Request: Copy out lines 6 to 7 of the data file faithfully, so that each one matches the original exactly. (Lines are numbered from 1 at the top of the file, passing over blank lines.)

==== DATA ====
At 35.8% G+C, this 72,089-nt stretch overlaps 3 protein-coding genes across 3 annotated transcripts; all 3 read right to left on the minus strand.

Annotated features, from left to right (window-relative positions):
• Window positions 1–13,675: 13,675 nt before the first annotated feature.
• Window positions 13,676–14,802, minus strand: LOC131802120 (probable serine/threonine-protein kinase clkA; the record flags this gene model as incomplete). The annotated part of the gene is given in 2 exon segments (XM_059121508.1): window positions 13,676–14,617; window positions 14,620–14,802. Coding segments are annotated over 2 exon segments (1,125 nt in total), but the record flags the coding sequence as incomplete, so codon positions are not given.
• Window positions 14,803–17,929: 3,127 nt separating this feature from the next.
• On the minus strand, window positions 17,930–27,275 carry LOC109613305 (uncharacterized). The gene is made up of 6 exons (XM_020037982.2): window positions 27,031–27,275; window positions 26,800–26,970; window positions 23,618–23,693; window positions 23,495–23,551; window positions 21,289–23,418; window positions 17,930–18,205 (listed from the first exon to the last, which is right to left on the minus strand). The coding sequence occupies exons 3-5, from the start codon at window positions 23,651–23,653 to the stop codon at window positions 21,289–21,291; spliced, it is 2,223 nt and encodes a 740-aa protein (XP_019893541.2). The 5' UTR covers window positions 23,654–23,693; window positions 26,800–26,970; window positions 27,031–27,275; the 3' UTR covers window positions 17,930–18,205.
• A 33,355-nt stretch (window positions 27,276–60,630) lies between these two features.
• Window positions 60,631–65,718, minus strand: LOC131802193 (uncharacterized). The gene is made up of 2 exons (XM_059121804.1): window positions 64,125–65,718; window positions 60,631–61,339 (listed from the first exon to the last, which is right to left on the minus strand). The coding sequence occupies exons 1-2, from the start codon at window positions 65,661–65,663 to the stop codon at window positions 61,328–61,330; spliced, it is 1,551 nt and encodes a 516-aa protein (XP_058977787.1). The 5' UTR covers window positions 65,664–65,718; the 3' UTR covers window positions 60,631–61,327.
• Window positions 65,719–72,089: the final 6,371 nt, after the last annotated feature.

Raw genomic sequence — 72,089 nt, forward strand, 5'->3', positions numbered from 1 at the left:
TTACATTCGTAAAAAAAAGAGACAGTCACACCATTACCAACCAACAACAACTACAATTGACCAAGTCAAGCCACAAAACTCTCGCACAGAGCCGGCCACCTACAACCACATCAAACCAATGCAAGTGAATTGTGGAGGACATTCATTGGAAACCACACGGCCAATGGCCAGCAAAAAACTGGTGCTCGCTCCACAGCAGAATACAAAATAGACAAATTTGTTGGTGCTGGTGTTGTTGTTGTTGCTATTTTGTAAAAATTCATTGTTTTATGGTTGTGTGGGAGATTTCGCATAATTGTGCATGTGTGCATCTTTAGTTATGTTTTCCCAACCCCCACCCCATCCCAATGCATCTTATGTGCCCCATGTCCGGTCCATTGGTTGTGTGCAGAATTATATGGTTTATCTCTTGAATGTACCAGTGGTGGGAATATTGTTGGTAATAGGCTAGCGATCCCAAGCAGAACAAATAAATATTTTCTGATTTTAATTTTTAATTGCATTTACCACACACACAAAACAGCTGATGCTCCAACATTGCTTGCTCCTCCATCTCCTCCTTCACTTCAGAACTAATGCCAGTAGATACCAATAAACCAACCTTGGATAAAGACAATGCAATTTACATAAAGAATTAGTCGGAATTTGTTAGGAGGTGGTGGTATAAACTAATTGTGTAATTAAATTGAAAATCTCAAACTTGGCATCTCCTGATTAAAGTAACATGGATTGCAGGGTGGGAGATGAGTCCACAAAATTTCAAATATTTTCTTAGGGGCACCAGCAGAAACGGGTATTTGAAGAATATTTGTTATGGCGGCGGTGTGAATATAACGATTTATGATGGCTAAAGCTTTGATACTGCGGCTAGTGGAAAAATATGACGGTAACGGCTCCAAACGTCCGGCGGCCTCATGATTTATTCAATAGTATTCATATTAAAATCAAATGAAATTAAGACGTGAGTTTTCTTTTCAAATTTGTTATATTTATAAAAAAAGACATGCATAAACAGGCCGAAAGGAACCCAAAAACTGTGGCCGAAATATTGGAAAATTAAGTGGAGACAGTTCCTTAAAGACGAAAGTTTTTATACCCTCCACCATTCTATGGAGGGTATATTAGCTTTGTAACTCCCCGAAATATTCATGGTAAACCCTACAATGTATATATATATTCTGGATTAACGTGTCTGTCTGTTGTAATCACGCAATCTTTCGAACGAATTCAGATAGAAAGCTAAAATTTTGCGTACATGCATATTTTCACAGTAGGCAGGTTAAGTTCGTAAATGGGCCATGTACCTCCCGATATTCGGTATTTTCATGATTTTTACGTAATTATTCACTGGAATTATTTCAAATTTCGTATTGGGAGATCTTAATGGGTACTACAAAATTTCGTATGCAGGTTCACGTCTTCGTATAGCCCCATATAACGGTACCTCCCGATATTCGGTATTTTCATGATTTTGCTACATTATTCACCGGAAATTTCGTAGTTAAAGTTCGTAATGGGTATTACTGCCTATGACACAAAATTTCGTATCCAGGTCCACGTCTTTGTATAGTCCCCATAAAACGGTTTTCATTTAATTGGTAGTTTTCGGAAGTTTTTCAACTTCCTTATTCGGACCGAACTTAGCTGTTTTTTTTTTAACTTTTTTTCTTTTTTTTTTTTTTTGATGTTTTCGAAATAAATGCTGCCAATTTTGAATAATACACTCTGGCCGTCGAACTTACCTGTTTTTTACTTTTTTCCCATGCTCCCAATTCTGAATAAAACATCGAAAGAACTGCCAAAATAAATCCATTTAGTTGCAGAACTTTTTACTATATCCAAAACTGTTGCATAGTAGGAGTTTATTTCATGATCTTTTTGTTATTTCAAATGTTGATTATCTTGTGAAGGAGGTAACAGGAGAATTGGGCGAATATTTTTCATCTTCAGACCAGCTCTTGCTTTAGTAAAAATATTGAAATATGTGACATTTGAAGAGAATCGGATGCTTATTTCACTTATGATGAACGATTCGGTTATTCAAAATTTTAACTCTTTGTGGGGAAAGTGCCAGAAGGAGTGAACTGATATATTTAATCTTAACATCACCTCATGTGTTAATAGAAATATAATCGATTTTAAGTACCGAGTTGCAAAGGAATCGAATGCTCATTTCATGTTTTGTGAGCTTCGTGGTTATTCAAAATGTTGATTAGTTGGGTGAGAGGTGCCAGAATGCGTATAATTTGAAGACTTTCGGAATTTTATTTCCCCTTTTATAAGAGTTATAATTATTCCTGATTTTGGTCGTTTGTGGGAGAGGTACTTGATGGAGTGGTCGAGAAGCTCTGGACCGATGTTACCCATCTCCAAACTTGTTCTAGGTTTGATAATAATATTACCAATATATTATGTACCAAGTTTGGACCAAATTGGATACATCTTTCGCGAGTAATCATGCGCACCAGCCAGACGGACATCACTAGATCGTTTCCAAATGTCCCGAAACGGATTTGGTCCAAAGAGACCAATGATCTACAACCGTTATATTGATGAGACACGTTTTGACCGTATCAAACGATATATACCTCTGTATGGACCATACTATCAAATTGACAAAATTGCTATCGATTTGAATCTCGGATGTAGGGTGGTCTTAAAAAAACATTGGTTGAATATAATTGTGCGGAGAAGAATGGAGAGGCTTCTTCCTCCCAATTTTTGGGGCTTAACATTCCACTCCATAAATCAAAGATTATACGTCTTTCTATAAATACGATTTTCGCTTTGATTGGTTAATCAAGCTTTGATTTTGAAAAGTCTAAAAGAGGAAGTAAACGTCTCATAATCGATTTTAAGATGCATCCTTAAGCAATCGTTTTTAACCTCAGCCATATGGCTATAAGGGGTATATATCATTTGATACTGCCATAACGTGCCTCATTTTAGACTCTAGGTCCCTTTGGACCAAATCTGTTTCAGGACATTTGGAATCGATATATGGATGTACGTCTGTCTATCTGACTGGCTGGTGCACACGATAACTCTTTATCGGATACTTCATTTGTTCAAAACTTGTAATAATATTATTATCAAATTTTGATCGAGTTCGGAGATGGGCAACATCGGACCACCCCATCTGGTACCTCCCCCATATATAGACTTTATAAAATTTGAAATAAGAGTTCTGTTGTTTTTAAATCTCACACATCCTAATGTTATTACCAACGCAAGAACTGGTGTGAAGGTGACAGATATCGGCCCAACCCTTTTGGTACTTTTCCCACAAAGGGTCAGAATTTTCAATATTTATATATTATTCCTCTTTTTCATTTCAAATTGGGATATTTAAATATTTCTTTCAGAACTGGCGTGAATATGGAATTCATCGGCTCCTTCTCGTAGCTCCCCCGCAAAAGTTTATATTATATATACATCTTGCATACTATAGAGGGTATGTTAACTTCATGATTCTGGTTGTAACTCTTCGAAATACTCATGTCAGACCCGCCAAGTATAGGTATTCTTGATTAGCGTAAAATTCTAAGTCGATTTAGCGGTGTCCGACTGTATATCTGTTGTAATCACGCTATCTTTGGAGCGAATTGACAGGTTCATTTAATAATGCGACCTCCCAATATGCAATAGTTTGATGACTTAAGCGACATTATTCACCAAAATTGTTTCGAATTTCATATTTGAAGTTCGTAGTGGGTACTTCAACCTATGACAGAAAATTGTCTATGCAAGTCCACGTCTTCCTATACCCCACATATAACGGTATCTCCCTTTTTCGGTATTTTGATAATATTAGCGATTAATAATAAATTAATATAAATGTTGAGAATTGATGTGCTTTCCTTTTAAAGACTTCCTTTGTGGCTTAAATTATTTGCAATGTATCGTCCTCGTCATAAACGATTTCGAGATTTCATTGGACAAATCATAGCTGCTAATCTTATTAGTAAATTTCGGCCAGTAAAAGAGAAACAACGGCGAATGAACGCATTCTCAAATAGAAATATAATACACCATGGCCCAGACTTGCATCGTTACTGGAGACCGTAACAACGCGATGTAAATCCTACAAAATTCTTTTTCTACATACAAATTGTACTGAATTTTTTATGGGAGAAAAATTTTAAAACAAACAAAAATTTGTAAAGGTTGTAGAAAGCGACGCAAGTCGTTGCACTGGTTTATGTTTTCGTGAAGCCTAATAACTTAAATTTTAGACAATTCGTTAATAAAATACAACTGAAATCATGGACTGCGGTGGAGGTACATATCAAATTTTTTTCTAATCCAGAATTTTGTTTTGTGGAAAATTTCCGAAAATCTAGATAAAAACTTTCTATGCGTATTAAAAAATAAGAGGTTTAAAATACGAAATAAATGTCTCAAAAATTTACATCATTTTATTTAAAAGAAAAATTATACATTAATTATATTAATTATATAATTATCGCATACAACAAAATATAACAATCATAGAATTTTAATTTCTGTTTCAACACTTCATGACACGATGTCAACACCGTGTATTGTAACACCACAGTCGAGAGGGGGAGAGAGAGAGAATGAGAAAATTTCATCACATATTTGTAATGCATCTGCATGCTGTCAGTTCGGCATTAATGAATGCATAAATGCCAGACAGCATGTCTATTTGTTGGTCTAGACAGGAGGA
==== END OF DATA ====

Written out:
• On the minus strand, window positions 17,930–27,275 carry LOC109613305 (uncharacterized). The gene is made up of 6 exons (XM_020037982.2): window positions 27,031–27,275; window positions 26,800–26,970; window positions 23,618–23,693; window positions 23,495–23,551; window positions 21,289–23,418; window positions 17,930–18,205 (listed from the first exon to the last, which is right to left on the minus strand). The coding sequence occupies exons 3-5, from the start codon at window positions 23,651–23,653 to the stop codon at window positions 21,289–21,291; spliced, it is 2,223 nt and encodes a 740-aa protein (XP_019893541.2). The 5' UTR covers window positions 23,654–23,693; window positions 26,800–26,970; window positions 27,031–27,275; the 3' UTR covers window positions 17,930–18,205.
• A 33,355-nt stretch (window positions 27,276–60,630) lies between these two features.